Complete combustion

C2H6 + 7/2 O2 → 2CO2 + 3H2O

C3H6 + 9/2 O2 → 3CO2 + 3H2O

Incomplete combustion

C2H6 + 5/2 O2 → 2CO + 3H2O

C2H6 + 3/2 O2 → 2C + 3H2O

C3H6 + 3O2 → 3CO + 3H2O

C3H6 + 3/2 O2 → 3C + 3H2O

Note:

The soot from the combustion of a hydrocarbon depends on the percentage of carbon it contains.

6

7

Higher carbon percentage in the hydrocarbon molecule will result sootier flame.

8

Homologous Series

A series of compounds with similar chemical properties, in which members differ from one another by the possession of an additional CH2 group, is called a homologous series. Each homologous series must have the following four characteristics:

Every member in the homologous series can be represented by a common formula. For example:

Alkane: CnH2n+2 Alkene: CnH2n Alcohol: CnH2n+1OH Carboxylic acid : CnH2n+1COOH Ester: CnH2n+1COOCmH2m+1 Every member differ from others by the group -CH2- which has the relative mass 14. For example:

5

Members of the same homologous series can be prepared through one common method. For examples, All

Members of the same

homologous series can be prepared through one common method. For examples, All alkenes can be prepared by dehydration of relevant alcohols.

Preparing Ethene (Dehydration of ethanol):

C2H5OH → C2H4 + H2O

Preparing Propene (Dehydration of propanol)

C3H7OH → C3H8 + H2O Members of the homologous series have the same chemical properties.

For example:All alkenes show addition reaction as added into bromine. Members of the same homologous series have the same chemical properties because of the presence of a common functional group in all the molecules of the series. Functional group is a group of atoms tied together which will take part in a chemical reaction therefore determine the chemical properties of the series. Therefore, the homologous series is a family of organic compound that is made out of members with common functional group, common chemical properties, and consecutive members are differ by one carbon atom and two hydrogen atom, namely,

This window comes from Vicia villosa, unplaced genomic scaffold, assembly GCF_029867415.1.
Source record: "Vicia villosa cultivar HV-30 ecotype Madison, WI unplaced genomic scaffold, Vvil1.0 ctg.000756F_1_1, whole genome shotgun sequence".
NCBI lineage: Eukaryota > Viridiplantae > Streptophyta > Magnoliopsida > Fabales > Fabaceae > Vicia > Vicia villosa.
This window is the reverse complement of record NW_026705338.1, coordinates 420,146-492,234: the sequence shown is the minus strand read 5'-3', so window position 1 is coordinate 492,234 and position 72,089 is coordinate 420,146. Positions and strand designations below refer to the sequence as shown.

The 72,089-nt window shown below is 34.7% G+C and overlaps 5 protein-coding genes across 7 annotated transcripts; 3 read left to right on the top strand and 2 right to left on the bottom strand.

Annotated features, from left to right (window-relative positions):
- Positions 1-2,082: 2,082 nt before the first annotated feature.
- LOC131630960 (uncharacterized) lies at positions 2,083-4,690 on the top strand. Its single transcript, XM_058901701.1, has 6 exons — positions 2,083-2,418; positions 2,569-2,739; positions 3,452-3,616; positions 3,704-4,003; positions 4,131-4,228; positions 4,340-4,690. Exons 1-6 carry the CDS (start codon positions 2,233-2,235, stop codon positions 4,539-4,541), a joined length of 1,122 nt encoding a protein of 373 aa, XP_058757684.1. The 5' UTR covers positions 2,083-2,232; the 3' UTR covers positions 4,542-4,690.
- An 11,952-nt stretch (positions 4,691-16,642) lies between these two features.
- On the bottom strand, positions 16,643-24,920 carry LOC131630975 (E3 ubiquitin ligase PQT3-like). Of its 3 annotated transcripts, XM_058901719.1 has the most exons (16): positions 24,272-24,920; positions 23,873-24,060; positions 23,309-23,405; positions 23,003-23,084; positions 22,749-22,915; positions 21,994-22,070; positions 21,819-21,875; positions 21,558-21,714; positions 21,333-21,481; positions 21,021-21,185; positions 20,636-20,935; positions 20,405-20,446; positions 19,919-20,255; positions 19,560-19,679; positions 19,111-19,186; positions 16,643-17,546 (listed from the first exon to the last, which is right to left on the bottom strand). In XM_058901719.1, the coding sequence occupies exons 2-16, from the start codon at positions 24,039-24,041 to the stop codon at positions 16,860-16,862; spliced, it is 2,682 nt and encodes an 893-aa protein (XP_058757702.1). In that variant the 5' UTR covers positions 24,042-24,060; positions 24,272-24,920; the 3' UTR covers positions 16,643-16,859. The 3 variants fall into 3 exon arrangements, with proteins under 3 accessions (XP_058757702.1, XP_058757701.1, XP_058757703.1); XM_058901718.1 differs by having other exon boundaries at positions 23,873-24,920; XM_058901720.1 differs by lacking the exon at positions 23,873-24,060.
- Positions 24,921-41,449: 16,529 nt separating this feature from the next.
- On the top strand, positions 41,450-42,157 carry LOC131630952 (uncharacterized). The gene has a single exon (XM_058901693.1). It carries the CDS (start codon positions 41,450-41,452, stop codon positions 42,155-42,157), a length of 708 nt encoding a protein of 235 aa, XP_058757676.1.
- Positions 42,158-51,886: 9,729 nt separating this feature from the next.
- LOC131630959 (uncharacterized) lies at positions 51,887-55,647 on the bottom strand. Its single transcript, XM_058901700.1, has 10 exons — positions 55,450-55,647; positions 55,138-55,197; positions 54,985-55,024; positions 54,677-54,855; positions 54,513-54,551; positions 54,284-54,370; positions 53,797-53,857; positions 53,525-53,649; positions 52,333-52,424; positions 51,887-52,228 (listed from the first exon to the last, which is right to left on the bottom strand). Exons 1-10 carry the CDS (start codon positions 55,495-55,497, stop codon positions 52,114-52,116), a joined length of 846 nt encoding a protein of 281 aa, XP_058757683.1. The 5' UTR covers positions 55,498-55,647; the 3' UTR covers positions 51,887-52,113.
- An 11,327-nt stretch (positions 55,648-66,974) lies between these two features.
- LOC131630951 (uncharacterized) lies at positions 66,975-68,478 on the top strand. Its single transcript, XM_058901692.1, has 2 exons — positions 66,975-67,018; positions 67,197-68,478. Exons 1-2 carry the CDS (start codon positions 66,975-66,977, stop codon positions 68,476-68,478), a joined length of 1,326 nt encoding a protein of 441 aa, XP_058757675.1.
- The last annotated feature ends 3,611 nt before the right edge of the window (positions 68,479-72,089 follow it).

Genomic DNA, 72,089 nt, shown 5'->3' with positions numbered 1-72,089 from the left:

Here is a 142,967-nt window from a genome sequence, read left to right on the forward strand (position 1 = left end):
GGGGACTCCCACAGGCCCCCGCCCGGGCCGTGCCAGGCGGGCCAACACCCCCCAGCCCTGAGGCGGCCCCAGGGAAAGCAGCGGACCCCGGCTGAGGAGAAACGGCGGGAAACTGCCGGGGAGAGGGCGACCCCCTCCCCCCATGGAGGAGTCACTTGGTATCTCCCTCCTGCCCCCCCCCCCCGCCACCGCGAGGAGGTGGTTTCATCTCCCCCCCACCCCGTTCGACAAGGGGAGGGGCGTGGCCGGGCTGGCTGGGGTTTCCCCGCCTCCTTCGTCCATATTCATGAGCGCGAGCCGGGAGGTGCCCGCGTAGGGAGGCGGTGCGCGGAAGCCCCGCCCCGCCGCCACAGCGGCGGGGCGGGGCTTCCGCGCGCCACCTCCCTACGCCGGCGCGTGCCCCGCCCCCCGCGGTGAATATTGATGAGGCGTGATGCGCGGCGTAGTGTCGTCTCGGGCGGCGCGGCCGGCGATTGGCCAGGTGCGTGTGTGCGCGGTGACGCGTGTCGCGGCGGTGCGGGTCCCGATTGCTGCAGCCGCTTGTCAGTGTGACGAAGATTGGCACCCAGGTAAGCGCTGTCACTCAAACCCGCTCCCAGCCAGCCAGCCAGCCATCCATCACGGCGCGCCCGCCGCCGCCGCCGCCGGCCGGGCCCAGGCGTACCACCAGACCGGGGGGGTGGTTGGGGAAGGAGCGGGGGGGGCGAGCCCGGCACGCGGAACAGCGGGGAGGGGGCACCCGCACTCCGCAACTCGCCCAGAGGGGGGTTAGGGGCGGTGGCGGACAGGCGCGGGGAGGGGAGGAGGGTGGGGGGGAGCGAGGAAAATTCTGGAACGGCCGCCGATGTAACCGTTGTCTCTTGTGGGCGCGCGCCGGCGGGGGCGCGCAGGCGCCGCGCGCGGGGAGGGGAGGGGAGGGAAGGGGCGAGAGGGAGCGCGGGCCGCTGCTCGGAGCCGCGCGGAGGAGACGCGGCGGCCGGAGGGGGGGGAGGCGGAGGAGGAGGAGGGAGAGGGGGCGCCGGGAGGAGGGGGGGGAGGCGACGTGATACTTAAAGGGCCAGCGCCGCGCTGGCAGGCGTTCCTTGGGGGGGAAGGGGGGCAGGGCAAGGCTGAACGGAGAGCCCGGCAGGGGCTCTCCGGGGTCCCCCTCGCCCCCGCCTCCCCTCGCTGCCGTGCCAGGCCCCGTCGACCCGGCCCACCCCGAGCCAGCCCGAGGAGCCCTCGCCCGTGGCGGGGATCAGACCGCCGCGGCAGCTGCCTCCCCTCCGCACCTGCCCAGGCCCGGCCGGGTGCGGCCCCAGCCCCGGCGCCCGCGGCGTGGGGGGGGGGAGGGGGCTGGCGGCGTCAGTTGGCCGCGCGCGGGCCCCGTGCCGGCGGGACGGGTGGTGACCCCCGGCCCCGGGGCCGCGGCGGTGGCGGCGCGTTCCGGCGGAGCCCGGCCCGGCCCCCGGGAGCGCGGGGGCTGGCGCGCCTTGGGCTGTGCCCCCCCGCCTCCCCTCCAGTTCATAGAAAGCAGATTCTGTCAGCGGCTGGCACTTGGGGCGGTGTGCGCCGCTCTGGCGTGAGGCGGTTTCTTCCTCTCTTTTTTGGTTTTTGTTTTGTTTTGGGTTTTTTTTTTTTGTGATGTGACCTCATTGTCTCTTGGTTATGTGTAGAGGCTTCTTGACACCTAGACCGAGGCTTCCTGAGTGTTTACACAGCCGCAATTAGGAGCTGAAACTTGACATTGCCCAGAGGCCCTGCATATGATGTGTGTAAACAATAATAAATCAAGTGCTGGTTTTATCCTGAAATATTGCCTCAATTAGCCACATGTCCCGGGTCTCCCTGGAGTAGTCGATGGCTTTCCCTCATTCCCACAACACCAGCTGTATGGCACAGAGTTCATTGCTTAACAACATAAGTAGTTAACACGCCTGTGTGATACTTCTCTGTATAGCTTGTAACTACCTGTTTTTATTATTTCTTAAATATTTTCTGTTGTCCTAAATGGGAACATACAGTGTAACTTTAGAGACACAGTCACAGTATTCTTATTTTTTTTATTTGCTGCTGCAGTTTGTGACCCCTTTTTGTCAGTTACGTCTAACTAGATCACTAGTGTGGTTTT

–CH2-.

Table below shows some homologous series and their respective general formula and functional group.

6

Carbon

General Formula

 

Functional group

Compounds

Alkane

CnH2n+2

 

Carbon-carbon single bond

-

C – C -

Alkene

CnH2n

 

Carbon-carbon double bond

-

C = C -

Alcohol

CnH2n+1OH

 

Hydroxyl group

-

OH

Carboxylic

CnH2n+1COOH

 

Carboxyl group

Acids

-

COOH

Esters

CnH2n+1COOCmH2 Carboxylate group

   

m+1

-

COO -

General Formula: CnH2n+2, n = 1, 2, 3, ...

Functional Group:

First 3 Members:

No Functional Group

Chemical Properties:
Chemical
Properties:

7

Alkane are the simplest family of hydrocarbons - compounds containing carbon and hydrogen only. They only
Alkane are the simplest family of hydrocarbons - compounds containing carbon and hydrogen only. They only

Alkane are the simplest family of hydrocarbons - compounds containing carbon and hydrogen only. They only contain carbon-hydrogen bonds and carbon-carbon single bonds.

Alkanes are saturated hydrocarbon

Nomenclature = Naming method. All organic carbon compounds are named according to the number of carbon in the molecule. The name is made up of two parts: the stem and the suffix. The stem tells the number of carbon atoms The suffix tells the homologous series of the compound. Example:

Ethane is an alkane, the sten "eth" tell us that it has 2 carbon in the molecule, and the suffix "ane" indicates that it is a member of the alkanes homologous series.

Table below shows the naming code for the stem. In SPM, You will

Alkane are the simplest family of hydrocarbons - compounds containing carbon and hydrogen only. They only